Military drones are super expensive and have different requirements than are needed for border patrol, requirements such as long loiter times, capability for long-range missions, extreme stealth to evade sophisticated radar , offensive capabilities, high fuel efficiency, etc. Any conventional aircraft would be just fine for the job of border patrol. If DHS hired pilots to fly conventional aircraft retrofitted with cameras instead of purchasing and maintaining state-of-the art military drones they would save an enormous amount, get far greater coverage, and help out all those pilots looking for flight hours.

   

Comment Hollywood vs. Reality (Score 1) 245

You listen to some people and you get the idea that the business world is run by Gordon Geckos, that Hollywood caricatures of capitalist villains are the reality and the norm and that the greedy bastards who would do anything to take one dollar more control corporate America.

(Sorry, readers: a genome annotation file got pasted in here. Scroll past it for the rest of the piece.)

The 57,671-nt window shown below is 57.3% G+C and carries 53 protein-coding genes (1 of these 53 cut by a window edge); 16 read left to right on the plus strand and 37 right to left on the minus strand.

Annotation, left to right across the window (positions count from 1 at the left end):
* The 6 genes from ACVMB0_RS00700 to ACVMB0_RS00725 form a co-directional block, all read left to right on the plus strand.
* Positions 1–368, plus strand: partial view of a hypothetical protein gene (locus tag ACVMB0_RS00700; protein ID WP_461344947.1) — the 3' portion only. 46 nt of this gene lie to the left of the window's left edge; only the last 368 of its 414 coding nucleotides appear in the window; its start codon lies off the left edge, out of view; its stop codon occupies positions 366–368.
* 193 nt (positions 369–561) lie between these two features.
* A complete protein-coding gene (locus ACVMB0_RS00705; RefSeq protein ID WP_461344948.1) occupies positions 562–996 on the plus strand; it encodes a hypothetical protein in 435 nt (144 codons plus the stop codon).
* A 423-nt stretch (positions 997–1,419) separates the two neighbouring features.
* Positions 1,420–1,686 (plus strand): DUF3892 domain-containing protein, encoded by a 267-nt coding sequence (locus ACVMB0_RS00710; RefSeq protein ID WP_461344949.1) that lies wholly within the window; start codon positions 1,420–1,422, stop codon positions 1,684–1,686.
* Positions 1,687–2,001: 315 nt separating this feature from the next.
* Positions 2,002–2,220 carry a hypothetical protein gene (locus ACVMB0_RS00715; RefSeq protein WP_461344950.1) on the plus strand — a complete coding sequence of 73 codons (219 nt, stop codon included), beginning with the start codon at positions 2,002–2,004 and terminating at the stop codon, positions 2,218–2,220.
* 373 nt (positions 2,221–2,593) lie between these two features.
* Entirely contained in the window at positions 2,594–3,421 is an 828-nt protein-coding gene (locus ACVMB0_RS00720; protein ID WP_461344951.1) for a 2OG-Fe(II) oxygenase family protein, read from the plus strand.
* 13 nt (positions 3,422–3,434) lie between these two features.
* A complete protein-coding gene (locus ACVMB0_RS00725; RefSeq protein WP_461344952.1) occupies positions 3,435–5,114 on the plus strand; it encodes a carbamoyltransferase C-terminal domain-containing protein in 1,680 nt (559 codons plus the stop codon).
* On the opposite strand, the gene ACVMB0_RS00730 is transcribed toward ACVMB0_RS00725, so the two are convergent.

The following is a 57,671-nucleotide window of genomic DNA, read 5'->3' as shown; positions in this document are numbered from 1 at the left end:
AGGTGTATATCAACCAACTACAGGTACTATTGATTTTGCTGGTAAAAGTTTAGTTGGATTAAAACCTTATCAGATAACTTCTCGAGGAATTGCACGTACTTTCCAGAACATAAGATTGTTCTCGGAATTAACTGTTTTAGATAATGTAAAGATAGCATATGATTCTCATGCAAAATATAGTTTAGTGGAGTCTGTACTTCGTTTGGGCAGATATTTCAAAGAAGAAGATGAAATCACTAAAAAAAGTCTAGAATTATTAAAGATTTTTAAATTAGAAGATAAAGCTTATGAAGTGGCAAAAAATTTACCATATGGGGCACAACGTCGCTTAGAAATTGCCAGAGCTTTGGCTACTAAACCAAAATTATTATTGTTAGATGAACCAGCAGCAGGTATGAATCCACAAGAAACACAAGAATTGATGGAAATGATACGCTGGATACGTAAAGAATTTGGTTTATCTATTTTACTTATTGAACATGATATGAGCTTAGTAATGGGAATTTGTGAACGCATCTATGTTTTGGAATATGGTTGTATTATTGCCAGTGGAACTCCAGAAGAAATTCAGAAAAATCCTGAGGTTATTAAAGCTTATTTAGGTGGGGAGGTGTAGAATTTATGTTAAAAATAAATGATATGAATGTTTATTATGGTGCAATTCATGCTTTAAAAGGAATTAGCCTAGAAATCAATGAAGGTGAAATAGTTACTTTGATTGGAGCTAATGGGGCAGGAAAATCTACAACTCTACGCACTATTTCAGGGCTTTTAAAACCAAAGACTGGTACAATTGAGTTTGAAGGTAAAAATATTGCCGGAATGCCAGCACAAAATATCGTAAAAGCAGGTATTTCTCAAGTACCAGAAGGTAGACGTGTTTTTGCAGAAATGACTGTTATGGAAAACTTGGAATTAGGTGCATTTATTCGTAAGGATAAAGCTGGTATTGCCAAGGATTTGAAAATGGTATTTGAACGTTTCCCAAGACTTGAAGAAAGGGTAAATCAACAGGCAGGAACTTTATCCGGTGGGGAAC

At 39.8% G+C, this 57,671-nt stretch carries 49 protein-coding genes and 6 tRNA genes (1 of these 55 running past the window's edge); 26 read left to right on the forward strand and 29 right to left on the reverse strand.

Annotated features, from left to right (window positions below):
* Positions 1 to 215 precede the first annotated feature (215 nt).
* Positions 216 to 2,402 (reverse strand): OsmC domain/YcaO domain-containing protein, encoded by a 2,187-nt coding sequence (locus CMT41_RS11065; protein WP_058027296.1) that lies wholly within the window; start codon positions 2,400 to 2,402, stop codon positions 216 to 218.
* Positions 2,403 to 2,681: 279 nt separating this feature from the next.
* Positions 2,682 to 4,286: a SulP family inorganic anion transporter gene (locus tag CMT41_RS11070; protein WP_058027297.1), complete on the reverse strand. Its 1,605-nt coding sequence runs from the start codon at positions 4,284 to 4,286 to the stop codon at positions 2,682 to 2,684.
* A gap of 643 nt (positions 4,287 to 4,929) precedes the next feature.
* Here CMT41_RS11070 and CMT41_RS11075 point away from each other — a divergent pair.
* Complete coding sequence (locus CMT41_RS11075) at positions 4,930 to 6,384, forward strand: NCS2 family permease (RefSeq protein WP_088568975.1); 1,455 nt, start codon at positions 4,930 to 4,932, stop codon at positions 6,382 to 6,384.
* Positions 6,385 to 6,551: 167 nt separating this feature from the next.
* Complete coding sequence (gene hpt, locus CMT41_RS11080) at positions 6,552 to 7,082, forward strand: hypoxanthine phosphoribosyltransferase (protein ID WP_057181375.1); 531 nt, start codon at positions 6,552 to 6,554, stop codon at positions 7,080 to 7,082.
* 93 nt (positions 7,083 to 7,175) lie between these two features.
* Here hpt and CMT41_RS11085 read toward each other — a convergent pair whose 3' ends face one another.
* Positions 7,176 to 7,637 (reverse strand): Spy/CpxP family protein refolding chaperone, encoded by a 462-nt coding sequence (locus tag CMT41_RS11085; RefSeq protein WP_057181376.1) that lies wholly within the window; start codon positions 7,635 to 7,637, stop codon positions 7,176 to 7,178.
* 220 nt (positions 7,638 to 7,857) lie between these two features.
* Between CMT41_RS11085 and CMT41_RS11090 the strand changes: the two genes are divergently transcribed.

Then a person who is really like that actually shows up, and only then, by comparison, do we realize again that the others are not. Every few years some of these guys climb out from Hell to remind us of that. It is Martin Shkreli taking over from Enron accountants, Bernard Madoff and John Corzine.

Comment Cops Steal More than Criminals (Score 3, Informative) 210

I posted this link a few days ago here on ./ but it's topical and worthy of a repost here:
Cops Now Steal More from Citizens than do Actual Criminals

And also on the "policing for profit" topic: Prisoners are now billed for their time in jail.. More here with some commentary here.

Comment Silver Hauled Away (Score 1) 97

Fascinating article over at City detailing how Silver's legislative agenda was to support corrupt government because he benefited from corruption personally, including this nugget: